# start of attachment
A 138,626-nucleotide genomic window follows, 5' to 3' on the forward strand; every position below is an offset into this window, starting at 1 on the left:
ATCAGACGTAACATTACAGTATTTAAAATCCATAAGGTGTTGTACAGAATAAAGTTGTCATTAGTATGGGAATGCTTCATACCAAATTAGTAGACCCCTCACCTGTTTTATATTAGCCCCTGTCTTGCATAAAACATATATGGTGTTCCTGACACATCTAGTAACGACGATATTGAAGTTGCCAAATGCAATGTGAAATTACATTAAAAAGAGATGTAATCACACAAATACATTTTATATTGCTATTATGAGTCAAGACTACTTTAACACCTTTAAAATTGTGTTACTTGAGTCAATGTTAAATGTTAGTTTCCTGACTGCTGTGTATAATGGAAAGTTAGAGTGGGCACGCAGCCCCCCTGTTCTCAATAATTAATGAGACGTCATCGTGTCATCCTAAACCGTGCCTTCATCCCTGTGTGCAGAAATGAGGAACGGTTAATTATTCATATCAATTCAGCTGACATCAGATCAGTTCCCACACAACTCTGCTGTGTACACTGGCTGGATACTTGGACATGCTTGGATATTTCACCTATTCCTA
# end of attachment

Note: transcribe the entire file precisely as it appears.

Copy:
A 138,626-nucleotide genomic window follows, 5' to 3' on the forward strand; every position below is an offset into this window, starting at 1 on the left:
ATCAGACGTAACATTACAGTATTTAAAATCCATAAGGTGTTGTACAGAATAAAGTTGTCATTAGTATGGGAATGCTTCATACCAAATTAGTAGACCCCTCACCTGTTTTATATTAGCCCCTGTCTTGCATAAAACATATATGGTGTTCCTGACACATCTAGTAACGACGATATTGAAGTTGCCAAATGCAATGTGAAATTACATTAAAAAGAGATGTAATCACACAAATACATTTTATATTGCTATTATGAGTCAAGACTACTTTAACACCTTTAAAATTGTGTTACTTGAGTCAATGTTAAATGTTAGTTTCCTGACTGCTGTGTATAATGGAAAGTTAGAGTGGGCACGCAGCCCCCCTGTTCTCAATAATTAATGAGACGTCATCGTGTCATCCTAAACCGTGCCTTCATCCCTGTGTGCAGAAATGAGGAACGGTTAATTATTCATATCAATTCAGCTGACATCAGATCAGTTCCCACACAACTCTGCTGTGTACACTGGCTGGATACTTGGACATGCTTGGATATTTCACCTATTCCTA